Rather than talking up technology, the president should give more credit to those brave enough to demonstate against the hard-nosed Egyptian security forces.
The president’s statement comes as a backlash builds against endless praise of social media as the key driver in the Tunisia and Egyptian revolts.
Laurie Penny of the New Statesmen says people rebelled because the job prospects of the vast bulk of Egyptians in their twenties and thirties are nil. They are finding “their lives measurably less tolerable than they had anticipated,” she wrote.
Twitter and the Internet are simply tools that “don’t cause mass uprising any more than a handgun causes mass murder,” according to Penny, who blames the media fixation on technology's role of organizing unrest as a failure to tackle the root cause on the protesters.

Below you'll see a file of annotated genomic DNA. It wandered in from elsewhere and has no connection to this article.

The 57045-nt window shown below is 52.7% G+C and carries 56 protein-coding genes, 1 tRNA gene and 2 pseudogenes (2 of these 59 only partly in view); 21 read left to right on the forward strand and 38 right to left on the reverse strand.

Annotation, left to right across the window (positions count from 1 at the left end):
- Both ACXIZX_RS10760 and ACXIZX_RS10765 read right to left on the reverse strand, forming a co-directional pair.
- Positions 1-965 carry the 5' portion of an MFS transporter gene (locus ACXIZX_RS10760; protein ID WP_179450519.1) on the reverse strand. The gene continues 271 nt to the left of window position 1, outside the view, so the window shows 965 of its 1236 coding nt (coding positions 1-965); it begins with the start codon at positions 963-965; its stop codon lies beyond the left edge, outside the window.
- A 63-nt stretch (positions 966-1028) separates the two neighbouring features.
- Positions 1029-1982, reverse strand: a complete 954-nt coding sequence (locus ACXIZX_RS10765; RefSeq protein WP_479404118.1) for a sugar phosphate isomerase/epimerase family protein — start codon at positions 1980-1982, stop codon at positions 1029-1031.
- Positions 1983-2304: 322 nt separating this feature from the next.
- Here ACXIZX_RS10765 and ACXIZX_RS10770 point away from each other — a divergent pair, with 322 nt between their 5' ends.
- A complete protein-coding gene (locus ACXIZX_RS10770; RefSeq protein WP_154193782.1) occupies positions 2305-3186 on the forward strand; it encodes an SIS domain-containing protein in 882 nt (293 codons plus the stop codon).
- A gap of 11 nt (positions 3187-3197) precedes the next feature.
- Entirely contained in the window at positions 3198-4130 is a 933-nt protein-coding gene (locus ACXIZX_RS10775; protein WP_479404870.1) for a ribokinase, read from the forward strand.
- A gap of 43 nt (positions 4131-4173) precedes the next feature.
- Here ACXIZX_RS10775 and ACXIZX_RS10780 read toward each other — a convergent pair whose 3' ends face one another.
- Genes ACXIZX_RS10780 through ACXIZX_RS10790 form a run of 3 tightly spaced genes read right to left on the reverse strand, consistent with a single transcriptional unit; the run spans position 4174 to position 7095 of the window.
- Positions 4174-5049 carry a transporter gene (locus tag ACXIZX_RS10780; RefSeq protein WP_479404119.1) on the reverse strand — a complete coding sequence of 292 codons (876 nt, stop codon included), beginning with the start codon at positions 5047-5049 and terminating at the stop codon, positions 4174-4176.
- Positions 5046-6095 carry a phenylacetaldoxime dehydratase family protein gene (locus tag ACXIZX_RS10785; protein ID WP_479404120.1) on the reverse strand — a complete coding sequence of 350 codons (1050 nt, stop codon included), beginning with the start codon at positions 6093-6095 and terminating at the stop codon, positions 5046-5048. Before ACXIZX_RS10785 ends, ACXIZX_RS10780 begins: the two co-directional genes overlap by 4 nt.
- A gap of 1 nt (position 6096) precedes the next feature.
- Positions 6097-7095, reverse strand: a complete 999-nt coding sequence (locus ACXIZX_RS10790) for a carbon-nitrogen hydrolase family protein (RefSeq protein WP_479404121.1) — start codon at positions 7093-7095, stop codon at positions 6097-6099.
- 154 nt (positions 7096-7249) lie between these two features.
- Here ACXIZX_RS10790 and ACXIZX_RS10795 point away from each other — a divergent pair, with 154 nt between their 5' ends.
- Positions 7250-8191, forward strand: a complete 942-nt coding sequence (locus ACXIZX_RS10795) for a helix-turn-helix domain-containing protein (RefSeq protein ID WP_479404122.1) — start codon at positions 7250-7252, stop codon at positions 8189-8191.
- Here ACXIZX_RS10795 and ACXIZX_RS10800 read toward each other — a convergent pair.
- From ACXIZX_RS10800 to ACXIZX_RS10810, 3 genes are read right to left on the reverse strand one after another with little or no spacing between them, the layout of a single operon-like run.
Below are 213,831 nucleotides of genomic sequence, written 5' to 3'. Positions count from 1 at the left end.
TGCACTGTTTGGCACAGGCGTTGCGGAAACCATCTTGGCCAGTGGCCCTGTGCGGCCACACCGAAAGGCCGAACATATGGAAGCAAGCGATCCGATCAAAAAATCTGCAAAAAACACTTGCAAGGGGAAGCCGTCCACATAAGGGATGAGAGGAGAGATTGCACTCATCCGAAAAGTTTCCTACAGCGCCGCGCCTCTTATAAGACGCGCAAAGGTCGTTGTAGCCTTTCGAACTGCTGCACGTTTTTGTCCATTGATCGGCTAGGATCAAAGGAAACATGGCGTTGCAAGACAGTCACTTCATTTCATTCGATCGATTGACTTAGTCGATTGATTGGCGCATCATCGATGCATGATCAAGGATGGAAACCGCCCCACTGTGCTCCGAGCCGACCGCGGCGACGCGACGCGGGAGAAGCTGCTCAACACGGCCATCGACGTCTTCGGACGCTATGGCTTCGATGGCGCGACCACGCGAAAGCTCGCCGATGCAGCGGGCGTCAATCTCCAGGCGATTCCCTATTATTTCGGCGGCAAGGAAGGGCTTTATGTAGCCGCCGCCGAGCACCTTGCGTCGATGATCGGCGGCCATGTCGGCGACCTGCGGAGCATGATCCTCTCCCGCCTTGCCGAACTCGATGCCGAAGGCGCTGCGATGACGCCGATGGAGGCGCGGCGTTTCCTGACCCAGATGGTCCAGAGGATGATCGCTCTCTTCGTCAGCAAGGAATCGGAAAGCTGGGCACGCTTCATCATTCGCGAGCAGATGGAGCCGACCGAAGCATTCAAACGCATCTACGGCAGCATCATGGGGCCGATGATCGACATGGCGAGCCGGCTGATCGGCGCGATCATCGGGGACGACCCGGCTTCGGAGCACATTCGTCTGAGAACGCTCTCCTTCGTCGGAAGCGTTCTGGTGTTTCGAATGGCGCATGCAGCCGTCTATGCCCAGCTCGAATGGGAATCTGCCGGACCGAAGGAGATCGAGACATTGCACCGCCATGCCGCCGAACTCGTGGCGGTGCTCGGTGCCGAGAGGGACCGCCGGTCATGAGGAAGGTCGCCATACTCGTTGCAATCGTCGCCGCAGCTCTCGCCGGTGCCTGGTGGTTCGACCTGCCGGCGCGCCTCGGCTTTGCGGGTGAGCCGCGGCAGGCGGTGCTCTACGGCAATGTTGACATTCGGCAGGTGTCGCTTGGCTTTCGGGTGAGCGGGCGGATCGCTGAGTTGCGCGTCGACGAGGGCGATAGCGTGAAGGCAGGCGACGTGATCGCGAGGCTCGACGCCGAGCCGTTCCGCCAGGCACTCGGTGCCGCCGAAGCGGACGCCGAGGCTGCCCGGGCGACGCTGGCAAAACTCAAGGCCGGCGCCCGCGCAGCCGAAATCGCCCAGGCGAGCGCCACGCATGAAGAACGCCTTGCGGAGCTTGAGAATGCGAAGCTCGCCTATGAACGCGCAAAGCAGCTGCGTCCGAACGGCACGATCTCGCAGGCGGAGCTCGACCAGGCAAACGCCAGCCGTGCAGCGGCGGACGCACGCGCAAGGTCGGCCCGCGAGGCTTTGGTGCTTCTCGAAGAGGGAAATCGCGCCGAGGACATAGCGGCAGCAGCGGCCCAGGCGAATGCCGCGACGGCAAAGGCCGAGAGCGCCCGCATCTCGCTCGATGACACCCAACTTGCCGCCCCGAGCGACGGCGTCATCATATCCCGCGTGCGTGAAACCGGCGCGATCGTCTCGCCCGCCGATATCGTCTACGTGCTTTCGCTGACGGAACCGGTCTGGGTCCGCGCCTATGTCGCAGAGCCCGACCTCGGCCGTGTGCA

“News people everywhere have blogged exhaustively over the way in which protesters in Cairo, Tunis, Paris and London are using the Internet to communicate. What did they think we were going to use—smoke signals.”
Another overlooked point: Egypt “turned off” the Internet during the height of the protest, yet the crowds still packed Tahrir Square.
To upgrade the childhood saying: sticks and stones broke the bones of Muburak’s government, tweets never harmed him. It was the mass of human bodies willing to take beatings from thugs armed with clubs, not Google or Facebook, that did Mubarak in.
Those brave bodies are now on the march in Iran, Bahrain and Yemen. Obama offered scant support for the Iranians during the 2009 revolt that ultimately fizzled.
He should do better this time around.